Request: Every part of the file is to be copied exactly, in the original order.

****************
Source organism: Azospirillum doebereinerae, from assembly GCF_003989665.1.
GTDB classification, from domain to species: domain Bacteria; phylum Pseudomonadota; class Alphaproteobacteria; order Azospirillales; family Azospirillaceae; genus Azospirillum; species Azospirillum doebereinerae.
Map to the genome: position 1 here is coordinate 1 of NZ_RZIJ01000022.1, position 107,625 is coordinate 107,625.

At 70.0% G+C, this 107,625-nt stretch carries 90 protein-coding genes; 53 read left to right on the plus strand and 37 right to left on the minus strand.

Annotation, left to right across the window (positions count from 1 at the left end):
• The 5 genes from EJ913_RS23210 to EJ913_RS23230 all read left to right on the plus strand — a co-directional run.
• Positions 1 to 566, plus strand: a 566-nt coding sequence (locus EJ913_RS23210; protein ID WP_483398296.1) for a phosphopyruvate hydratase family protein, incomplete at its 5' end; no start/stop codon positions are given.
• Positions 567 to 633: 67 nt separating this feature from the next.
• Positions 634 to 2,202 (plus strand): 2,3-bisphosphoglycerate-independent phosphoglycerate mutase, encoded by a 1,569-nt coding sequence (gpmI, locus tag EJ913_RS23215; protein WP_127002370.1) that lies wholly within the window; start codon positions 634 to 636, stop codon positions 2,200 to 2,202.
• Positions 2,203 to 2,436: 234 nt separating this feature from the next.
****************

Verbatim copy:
Source organism: Azospirillum doebereinerae, from assembly GCF_003989665.1.
GTDB classification, from domain to species: domain Bacteria; phylum Pseudomonadota; class Alphaproteobacteria; order Azospirillales; family Azospirillaceae; genus Azospirillum; species Azospirillum doebereinerae.
Map to the genome: position 1 here is coordinate 1 of NZ_RZIJ01000022.1, position 107,625 is coordinate 107,625.

At 70.0% G+C, this 107,625-nt stretch carries 90 protein-coding genes; 53 read left to right on the plus strand and 37 right to left on the minus strand.

Annotation, left to right across the window (positions count from 1 at the left end):
• The 5 genes from EJ913_RS23210 to EJ913_RS23230 all read left to right on the plus strand — a co-directional run.
• Positions 1 to 566, plus strand: a 566-nt coding sequence (locus EJ913_RS23210; protein ID WP_483398296.1) for a phosphopyruvate hydratase family protein, incomplete at its 5' end; no start/stop codon positions are given.
• Positions 567 to 633: 67 nt separating this feature from the next.
• Positions 634 to 2,202 (plus strand): 2,3-bisphosphoglycerate-independent phosphoglycerate mutase, encoded by a 1,569-nt coding sequence (gpmI, locus tag EJ913_RS23215; protein WP_127002370.1) that lies wholly within the window; start codon positions 634 to 636, stop codon positions 2,200 to 2,202.
• Positions 2,203 to 2,436: 234 nt separating this feature from the next.